Cork’s three in a row

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In Gaelic games, sightings of change jerseys have tended to be rare over the years, but with a growing awareness of commercialism, they have become more common.

The fact that there are fewer than 40 counties competing in the various national competitions (32 counties in Ireland plus foreign ‘counties’ like New York, London and Warwickshire) means that instances of clashing are limited. Added to that has been a mindset that a change shirt should only be worn if absolutely necessary, so there have been games like this one.

However, in the ‘current’ (i.e. yet to be abandoned but unlikely to be finished) national league season, in both hurling and football, Cork have managed the feat of wearing three different jerseys in consecutive games.

In terms of the Irish War of Independence, 1920 was a stand-out year where Cork was concerned and the centenary of a tumultuous 12 months was marked with the creation of a special black shirt, featuring images of two men who died in 1920 while holding the title of Lord Mayor of Cork, Tomás Mac Curtain and Terence McSwiney, as well as the Kilmichael Ambush and burning of Cork by British forces.

That jersey was worn in two home games, when the hurling team played Limerick at the end of February and the footballers’ game against Derry a week later. However, prior to the Limerick match, the hurling team were away to Westmeath, who wear maroon, and they played in white alternative shirts while the football team had played in the same style for their clash with Down.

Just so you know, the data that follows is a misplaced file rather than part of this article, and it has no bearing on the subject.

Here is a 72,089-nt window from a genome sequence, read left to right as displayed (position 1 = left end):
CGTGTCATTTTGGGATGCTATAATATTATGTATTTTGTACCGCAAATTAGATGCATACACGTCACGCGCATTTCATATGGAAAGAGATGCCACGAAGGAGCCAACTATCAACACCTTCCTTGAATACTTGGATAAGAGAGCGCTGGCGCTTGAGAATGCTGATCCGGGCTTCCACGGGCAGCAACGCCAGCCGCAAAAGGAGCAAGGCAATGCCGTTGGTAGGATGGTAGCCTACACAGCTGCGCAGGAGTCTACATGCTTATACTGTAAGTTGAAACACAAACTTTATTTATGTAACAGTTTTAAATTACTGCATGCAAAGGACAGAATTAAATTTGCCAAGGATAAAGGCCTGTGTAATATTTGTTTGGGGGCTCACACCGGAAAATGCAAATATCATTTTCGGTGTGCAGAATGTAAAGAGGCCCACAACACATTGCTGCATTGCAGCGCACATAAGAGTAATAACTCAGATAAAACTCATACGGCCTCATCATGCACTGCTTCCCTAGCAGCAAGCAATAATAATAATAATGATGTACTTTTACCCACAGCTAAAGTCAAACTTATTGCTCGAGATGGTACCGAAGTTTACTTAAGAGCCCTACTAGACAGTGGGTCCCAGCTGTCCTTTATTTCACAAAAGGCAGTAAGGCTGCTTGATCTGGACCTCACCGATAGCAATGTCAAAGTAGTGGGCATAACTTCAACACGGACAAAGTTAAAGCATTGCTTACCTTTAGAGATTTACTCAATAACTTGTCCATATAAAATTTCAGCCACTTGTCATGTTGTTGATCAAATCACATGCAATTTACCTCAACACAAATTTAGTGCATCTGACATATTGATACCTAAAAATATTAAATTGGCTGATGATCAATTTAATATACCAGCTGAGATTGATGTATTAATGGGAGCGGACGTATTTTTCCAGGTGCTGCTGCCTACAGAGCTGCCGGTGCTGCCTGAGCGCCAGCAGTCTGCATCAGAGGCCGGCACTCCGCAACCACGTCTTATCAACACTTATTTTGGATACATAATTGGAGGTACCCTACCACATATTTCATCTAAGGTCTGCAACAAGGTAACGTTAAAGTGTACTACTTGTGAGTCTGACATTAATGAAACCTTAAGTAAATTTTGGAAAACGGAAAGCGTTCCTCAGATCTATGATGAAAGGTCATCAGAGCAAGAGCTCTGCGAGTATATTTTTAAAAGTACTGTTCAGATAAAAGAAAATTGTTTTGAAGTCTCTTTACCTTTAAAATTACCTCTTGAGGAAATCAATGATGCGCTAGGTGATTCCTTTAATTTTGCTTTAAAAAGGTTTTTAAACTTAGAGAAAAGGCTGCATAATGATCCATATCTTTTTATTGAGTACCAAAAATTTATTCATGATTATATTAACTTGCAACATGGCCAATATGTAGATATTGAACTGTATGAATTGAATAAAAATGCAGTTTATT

There was a special white goalkeeper shirt produced to be worn with the black kit, but, for the football game against Derry, that would have clashed with the visitors’ kit and so goalkeeper Anthony Casey wore the blue back-up goalkeeper top with black shorts and red and white socks (he is one of the few who wears his socks up, whereas nowadays most players wear socks that stop at the calf).

That means that, since the beginning of 2019, Cork senior goalkeepers have worn eight different kit combinations. Football netminders have tended to favour red shorts, while there were a number of games last year where the white outfield change shirt was used as a goalkeeper top ahead of the normal hooped version.

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